Drew Brees Era Ends


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Jan 22, 2006
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Will history repeat itself?

March 15, 2006

For those who've already written off the 2006 season for the Chargers, well, hold on to your season tickets a little longer. Recent history says the team will be better this year with untested Philip Rivers at quarterback than it was last season with former Pro Bowler Drew Brees, who signed with the New Orleans Saints yesterday after five seasons with San Diego. Since 2000, there have been at least five instances in which a largely untested QB replaced a popular or established starter at the beginning of a season, and in four of those cases the team improved its record from the previous year. On the other occasion, the club matched its previous record. Here are the five examples:

2004 Cincinnati Bengals
The setup: In 2003, Jon Kitna led the Bengals to their first nonlosing season (8-8) in seven years and established career highs for completions (324), passing yards (3,591), touchdown passes (26), completion percentage (62.3) and passer rating (87.4).

The switch: In the offseason, coach Marvin Lewis announced he was handing the starting job to Carson Palmer, the top pick in the 2003 draft. Palmer had no career pass attempts.

The outcome: Palmer threw for 18 TDs while leading Cincinnati to an 8-8 record in his first season as the full-time starter. Last year, he threw for 32 scores, earned a Pro Bowl spot and led the Bengals to their first postseason appearance since 1990.

2003 St. Louis Rams
The setup: Kurt Warner was a living football legend in St. Louis after winning two NFL MVP awards and leading the Rams to one Super Bowl win in two appearances.

The switch: A struggling Warner was replaced as the full-time starter by Marc Bulger in the second game of the season. Bulger had just seven career starts to that point.

The outcome: Bulger threw for 22 TDs and helped the Rams to a 12-4 record, division title and trip to the playoffs – one season after the Rams went 7-9 and failed to reach the postseason. He also earned his first spot in the Pro Bowl, where he was named MVP after throwing four TD passes. Warner was released in the offseason.

2002 Atlanta Falcons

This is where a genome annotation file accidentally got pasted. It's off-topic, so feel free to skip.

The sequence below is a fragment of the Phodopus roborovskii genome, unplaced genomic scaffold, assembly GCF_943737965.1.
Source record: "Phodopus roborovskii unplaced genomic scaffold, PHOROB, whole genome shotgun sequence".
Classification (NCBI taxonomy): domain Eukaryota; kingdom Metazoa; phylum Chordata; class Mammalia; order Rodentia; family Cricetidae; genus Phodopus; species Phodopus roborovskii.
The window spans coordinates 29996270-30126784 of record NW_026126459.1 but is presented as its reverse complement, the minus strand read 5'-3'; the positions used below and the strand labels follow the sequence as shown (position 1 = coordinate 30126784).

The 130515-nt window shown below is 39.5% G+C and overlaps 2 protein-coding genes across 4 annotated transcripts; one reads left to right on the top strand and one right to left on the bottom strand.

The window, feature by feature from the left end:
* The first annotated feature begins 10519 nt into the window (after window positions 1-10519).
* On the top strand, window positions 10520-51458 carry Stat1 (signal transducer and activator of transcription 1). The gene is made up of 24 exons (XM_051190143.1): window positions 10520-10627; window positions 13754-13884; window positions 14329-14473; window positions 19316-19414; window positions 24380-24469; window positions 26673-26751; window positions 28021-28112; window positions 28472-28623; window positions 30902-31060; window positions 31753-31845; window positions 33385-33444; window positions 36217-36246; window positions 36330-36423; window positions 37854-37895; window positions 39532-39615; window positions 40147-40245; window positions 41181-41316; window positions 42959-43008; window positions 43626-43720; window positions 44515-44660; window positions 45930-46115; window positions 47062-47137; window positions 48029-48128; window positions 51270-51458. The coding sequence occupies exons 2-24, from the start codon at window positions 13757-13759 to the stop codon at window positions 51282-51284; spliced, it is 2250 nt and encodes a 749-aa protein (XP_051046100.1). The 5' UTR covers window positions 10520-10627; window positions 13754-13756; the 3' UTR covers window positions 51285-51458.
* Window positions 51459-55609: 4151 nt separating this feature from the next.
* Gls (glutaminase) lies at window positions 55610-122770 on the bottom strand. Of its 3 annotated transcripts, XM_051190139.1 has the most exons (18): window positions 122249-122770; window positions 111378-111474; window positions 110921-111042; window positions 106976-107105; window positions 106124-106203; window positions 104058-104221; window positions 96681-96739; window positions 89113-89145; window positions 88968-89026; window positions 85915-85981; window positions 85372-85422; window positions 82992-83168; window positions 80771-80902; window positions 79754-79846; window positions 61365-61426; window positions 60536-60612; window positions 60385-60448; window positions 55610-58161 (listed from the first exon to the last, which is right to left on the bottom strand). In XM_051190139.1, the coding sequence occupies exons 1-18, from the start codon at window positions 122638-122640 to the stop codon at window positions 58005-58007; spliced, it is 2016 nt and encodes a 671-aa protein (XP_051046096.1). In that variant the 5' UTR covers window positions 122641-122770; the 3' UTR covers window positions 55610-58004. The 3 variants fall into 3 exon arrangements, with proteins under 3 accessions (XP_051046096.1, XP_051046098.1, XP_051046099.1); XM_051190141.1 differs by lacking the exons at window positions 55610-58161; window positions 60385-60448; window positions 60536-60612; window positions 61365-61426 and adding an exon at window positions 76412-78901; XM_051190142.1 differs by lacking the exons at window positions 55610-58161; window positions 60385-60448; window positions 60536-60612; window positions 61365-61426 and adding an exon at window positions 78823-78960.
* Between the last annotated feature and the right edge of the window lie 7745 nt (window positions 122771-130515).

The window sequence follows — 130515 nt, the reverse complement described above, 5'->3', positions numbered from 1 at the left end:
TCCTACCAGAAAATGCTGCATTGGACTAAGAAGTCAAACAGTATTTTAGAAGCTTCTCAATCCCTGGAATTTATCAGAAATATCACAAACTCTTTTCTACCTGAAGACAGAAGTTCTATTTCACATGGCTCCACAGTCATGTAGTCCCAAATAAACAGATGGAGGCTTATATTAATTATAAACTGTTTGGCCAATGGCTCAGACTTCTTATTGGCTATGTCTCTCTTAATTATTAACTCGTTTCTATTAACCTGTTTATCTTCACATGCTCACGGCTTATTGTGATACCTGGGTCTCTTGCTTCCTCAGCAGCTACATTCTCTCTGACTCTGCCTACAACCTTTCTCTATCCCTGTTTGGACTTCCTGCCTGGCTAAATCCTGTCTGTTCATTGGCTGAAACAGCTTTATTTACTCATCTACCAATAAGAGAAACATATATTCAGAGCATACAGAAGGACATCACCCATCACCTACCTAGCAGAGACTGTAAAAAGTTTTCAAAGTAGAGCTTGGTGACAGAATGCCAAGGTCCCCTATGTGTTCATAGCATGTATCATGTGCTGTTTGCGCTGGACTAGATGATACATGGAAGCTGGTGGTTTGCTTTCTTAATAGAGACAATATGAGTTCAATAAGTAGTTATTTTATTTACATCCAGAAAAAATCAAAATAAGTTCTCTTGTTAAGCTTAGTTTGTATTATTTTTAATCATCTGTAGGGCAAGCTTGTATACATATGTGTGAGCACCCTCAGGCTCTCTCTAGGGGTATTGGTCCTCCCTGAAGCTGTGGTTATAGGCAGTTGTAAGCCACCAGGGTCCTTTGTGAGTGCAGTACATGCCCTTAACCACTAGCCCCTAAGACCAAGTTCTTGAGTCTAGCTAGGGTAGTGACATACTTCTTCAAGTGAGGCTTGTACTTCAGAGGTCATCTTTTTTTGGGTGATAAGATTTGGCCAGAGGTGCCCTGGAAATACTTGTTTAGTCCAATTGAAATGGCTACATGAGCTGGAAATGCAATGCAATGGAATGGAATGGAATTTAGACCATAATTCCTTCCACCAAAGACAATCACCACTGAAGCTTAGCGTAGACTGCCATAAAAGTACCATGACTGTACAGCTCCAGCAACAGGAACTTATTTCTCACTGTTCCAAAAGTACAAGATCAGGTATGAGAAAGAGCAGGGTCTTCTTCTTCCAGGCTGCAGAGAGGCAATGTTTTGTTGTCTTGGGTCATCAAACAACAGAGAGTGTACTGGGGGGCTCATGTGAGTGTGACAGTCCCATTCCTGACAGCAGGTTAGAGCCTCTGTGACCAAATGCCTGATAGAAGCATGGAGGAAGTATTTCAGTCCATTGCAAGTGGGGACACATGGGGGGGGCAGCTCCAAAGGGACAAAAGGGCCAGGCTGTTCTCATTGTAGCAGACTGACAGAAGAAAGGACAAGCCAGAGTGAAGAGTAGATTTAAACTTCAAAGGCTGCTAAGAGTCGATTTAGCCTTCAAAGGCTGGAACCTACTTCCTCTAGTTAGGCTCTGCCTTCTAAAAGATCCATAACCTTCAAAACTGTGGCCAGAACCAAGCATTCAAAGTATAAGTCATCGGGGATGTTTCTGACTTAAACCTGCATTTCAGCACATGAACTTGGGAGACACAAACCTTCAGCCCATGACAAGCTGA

The setup: Chris Chandler was considered a solid journeyman, and in four of his five seasons with the Falcons he threw more touchdown passes than interceptions. In 2001, he helped Atlanta win seven games, its highest total in three years.

The switch: Chandler was released in the offseason to make room for Michael Vick, the top pick of the 2001 draft.

The outcome: Vick showed unusual composure while throwing twice as many TD passes (16) as INTs (8) and helping the Falcons to a 9-6-1 record and playoff win. He also earned a spot in the Pro Bowl.

2001 New England Patriots
The setup: QB Drew Bledsoe was one of the region's more popular athletes, a former No. 1 draft choice with a strong arm and a Super Bowl appearance on his résumé.

The switch: In the second game of the season, Bledsoe sustained a serious sternum injury and was replaced by a second-year pro who had only three career pass attempts. Guy named Tom Brady.

The outcome: Brady played so well in Bledsoe's absence that Bledsoe was left on the sideline even after recovering from his injury. The Patriots, 5-11 in 2000, went on to the first of three Super Bowl championships in four years, all with Brady at the helm.

2000 Minnesota Vikings
The setup: Veterans Jeff George and Randall Cunningham played well enough in 1999 that the Vikings finished 10-6 and won a playoff game.

The switch: In the offseason, Minnesota allowed both players to leave and handed the starting reins to Daunte Culpepper, who had no career pass attempts after being taken in the first round of the 1999 draft.

The outcome: Culpepper started all 16 games, threw for 33 touchdowns and led the Vikings to an 11-5 record, a division title and an appearance in the NFC Championship Game. He also made the first of his two Pro Bowl appearances.


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